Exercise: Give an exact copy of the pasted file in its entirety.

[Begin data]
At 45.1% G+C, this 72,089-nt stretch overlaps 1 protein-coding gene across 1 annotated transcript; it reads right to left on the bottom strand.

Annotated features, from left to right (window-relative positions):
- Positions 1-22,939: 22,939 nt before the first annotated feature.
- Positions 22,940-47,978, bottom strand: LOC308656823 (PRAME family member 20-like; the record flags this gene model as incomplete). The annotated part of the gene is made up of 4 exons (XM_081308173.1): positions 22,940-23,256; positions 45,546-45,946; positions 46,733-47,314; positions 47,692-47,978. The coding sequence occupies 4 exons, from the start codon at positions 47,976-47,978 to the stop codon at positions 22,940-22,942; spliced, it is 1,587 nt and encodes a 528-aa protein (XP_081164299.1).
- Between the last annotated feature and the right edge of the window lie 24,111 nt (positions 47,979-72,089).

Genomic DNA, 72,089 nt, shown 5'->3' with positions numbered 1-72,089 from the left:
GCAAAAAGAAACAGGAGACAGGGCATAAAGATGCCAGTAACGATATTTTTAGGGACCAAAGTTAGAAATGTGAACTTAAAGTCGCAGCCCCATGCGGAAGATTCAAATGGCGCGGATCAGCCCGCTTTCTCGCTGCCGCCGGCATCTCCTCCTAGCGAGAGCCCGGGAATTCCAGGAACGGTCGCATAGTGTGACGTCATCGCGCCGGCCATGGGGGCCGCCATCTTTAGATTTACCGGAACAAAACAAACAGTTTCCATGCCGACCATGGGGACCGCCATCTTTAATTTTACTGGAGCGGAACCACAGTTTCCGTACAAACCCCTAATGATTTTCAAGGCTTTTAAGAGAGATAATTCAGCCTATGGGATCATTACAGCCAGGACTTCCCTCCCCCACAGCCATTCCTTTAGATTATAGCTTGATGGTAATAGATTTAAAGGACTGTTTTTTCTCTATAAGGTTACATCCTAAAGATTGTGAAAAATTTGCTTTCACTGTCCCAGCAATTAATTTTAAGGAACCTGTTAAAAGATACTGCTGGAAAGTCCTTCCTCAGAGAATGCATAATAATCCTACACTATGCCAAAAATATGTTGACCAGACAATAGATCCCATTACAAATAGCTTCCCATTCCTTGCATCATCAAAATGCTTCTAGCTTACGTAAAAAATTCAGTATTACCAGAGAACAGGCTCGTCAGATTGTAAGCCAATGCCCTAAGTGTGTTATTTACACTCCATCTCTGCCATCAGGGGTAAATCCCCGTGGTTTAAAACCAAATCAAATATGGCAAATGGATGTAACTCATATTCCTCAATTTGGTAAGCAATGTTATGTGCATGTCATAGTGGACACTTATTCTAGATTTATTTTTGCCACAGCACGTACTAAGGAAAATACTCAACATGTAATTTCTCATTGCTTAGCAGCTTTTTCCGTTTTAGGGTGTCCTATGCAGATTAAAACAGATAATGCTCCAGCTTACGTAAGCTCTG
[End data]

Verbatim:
At 45.1% G+C, this 72,089-nt stretch overlaps 1 protein-coding gene across 1 annotated transcript; it reads right to left on the bottom strand.

Annotated features, from left to right (window-relative positions):
- Positions 1-22,939: 22,939 nt before the first annotated feature.
- Positions 22,940-47,978, bottom strand: LOC308656823 (PRAME family member 20-like; the record flags this gene model as incomplete). The annotated part of the gene is made up of 4 exons (XM_081308173.1): positions 22,940-23,256; positions 45,546-45,946; positions 46,733-47,314; positions 47,692-47,978. The coding sequence occupies 4 exons, from the start codon at positions 47,976-47,978 to the stop codon at positions 22,940-22,942; spliced, it is 1,587 nt and encodes a 528-aa protein (XP_081164299.1).
- Between the last annotated feature and the right edge of the window lie 24,111 nt (positions 47,979-72,089).

Genomic DNA, 72,089 nt, shown 5'->3' with positions numbered 1-72,089 from the left:
GCAAAAAGAAACAGGAGACAGGGCATAAAGATGCCAGTAACGATATTTTTAGGGACCAAAGTTAGAAATGTGAACTTAAAGTCGCAGCCCCATGCGGAAGATTCAAATGGCGCGGATCAGCCCGCTTTCTCGCTGCCGCCGGCATCTCCTCCTAGCGAGAGCCCGGGAATTCCAGGAACGGTCGCATAGTGTGACGTCATCGCGCCGGCCATGGGGGCCGCCATCTTTAGATTTACCGGAACAAAACAAACAGTTTCCATGCCGACCATGGGGACCGCCATCTTTAATTTTACTGGAGCGGAACCACAGTTTCCGTACAAACCCCTAATGATTTTCAAGGCTTTTAAGAGAGATAATTCAGCCTATGGGATCATTACAGCCAGGACTTCCCTCCCCCACAGCCATTCCTTTAGATTATAGCTTGATGGTAATAGATTTAAAGGACTGTTTTTTCTCTATAAGGTTACATCCTAAAGATTGTGAAAAATTTGCTTTCACTGTCCCAGCAATTAATTTTAAGGAACCTGTTAAAAGATACTGCTGGAAAGTCCTTCCTCAGAGAATGCATAATAATCCTACACTATGCCAAAAATATGTTGACCAGACAATAGATCCCATTACAAATAGCTTCCCATTCCTTGCATCATCAAAATGCTTCTAGCTTACGTAAAAAATTCAGTATTACCAGAGAACAGGCTCGTCAGATTGTAAGCCAATGCCCTAAGTGTGTTATTTACACTCCATCTCTGCCATCAGGGGTAAATCCCCGTGGTTTAAAACCAAATCAAATATGGCAAATGGATGTAACTCATATTCCTCAATTTGGTAAGCAATGTTATGTGCATGTCATAGTGGACACTTATTCTAGATTTATTTTTGCCACAGCACGTACTAAGGAAAATACTCAACATGTAATTTCTCATTGCTTAGCAGCTTTTTCCGTTTTAGGGTGTCCTATGCAGATTAAAACAGATAATGCTCCAGCTTACGTAAGCTCTG